By Carrie Gress
Summer signals the unofficial "moving" season, as school comes to an end and the weather improves. Having moved countless times in seven states and to three different countries, I've found these 6 ideas indispensable in helping me to keep my sanity and settle into a new life in a new location.
1 The Hardest Part Is Just Before the Actual Move
That time before a move can be most trying. On the one hand, the demands of packing and tying up loose ends are very difficult, but it is all the more difficult because your life in that place is coming to an end. You are saying good bye to what is familiar, but without any of the reality of a new life yet. A major door is closing, but the new door hasn’t begun to crack open. You can imagine what may be there, but it is still not a reality. Being mindful of this part of the transition can ease anxiety just by acknowledging how challenging it is.
Experiencing this part of moving life so many times, I now have a greater empathy for what those who are dying are going through, in saying goodbyes, and tying up loose ends. It is a grace to understand in a superficial way because some day, it is something we will all experience.
2 Find God in Your Move
Moving is often a frantic time when it is easy to let our prayer life drop off the list of priorities. Even if you don’t have time to get in your regular devotions, being mindful that God is with you in every piece of your move is important. So when you encounter challenges and frustrations, ask for his help and the help of the saints. Recalling God's presence can also help focus our thoughts and prayers when tempers flare, fatigue sets in, and life feels like too much to bear.
I helped a friend move into a new apartment in a big city. All the boxes were in and it was time for those of us who had helped her move head home. I could see her hesitation and anxiousness in her face, the what-have-I-gotten-myself-into look. As she grabbed the door handle to close the front door behind us, she saw a white plastic rosary hanging on the handle. It was that little wink that she needed to know that God and his Mother were with her and everything would be okay.
3 There Might Be Bigger Changes than Just Your Address
Sometimes when we move, we expect our new life to unfold the same way as our old life – that we will find similar friends, churches, schools – just like the way they were in the old place. But often, God has other things in mind. When we don’t find these comfort zones, we have to wonder if perhaps he is trying to redirect our attention somewhere else.
One move brought me to a quiet neighborhood without any close friends near by. I found, however, that given the demands of my small children, the quiet was an opportunity for me to learn how to "pray always." Previously, finding time for Eucharistic adoration was easy, but once I started having children, that changed. My new home provided fewer distractions, and I found myself praying more throughout the day than I had before. This would not have happened if I had remained in a place where I had a ton of friends and plenty of social demands to distract myself with.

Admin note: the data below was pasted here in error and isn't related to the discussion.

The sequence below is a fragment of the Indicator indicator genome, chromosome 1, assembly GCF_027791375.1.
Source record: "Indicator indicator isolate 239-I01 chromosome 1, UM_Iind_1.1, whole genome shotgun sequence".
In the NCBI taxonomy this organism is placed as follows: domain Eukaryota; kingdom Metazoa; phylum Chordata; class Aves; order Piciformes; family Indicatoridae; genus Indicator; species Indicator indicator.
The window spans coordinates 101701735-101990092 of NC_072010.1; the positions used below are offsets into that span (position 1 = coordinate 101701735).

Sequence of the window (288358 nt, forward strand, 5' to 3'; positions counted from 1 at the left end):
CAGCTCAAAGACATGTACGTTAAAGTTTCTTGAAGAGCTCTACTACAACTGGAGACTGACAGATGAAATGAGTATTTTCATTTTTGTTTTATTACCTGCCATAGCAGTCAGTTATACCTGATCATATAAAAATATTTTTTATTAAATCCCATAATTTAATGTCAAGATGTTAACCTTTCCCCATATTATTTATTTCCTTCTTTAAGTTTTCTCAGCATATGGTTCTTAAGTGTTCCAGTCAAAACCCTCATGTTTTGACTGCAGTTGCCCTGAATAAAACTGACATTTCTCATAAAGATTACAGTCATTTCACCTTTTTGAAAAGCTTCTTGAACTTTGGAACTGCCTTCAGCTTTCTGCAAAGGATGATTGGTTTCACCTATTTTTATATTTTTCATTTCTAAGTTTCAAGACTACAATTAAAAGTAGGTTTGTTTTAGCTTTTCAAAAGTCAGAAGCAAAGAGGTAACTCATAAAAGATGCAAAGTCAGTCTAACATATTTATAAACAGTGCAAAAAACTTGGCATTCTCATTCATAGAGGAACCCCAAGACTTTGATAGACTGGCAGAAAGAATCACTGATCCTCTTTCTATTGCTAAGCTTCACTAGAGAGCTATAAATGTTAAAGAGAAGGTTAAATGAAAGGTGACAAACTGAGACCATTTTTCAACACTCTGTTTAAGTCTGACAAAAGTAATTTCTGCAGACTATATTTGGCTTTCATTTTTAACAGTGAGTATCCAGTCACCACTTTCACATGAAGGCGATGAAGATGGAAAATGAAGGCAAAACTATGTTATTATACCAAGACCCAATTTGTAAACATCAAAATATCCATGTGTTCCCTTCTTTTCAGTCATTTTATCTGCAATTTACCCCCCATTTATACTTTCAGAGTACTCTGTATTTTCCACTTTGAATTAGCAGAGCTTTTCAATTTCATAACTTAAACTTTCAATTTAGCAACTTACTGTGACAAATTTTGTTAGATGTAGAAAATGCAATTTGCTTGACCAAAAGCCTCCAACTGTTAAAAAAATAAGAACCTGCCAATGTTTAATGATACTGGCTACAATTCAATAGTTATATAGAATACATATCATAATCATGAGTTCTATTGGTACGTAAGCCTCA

4 Don’t Expect Others to Welcome You
Sadly, our neighborhoods aren’t as friendly as they used to be – depending on where you live. When moving into a neighborhood, it is now a rarity to have neighbors reach out to us immediately. Putting aside expectations of how you should be treated in a new environment avoids disappointment and opens the door to taking your own initiative.
After moving into one home as newly-weds, my husband and I made a cake. We decided to decorate a big piece for the single woman who lived next-door and left it nicely wrapped at her front door. Little did we know that it was her birthday. You can imagine her surprise – and ours -- when she found the cake. It was a start of a very good friendship, but it took us going out of our comfort zone first before the relationship started to bloom.
Parishes can also be a place where it would be nice to have someone welcome us, but many churches have large transient populations, making it difficult for new people to get noticed. Additionally, people frequently get caught up in their own lives and comfortable relationships. Having been the new person so many times now, I tried to keep an eye out for people who might be new. One woman I introduced myself to said that I was the first person to actually speak to her at the parish in the 8 months she had been going there.
5 Be Patient
A friend of mine once said that she thought it took about two years to really feel at home in a new place. Depending on the community, sometimes it doesn’t take so long, but in suburban areas around big cities, it can take even longer if people have long commutes or the area is particularly transient. This is where patience and small victories go a long way in making you feel like your new place is a home. It just simply takes time to make new relationships, so patience is a must.
6 Remember that God Does Not Change
Moving can make us feel like everything that is familiar is suddenly in flux and where the many things we have relied upon are suddenly taken away. I have found that during these times of tremendous transition, the one thing that keeps me grounded is meditating on the un-changingness of God. He alone does not change. The constancy of God is a great comfort to cling to in the midst of chaos.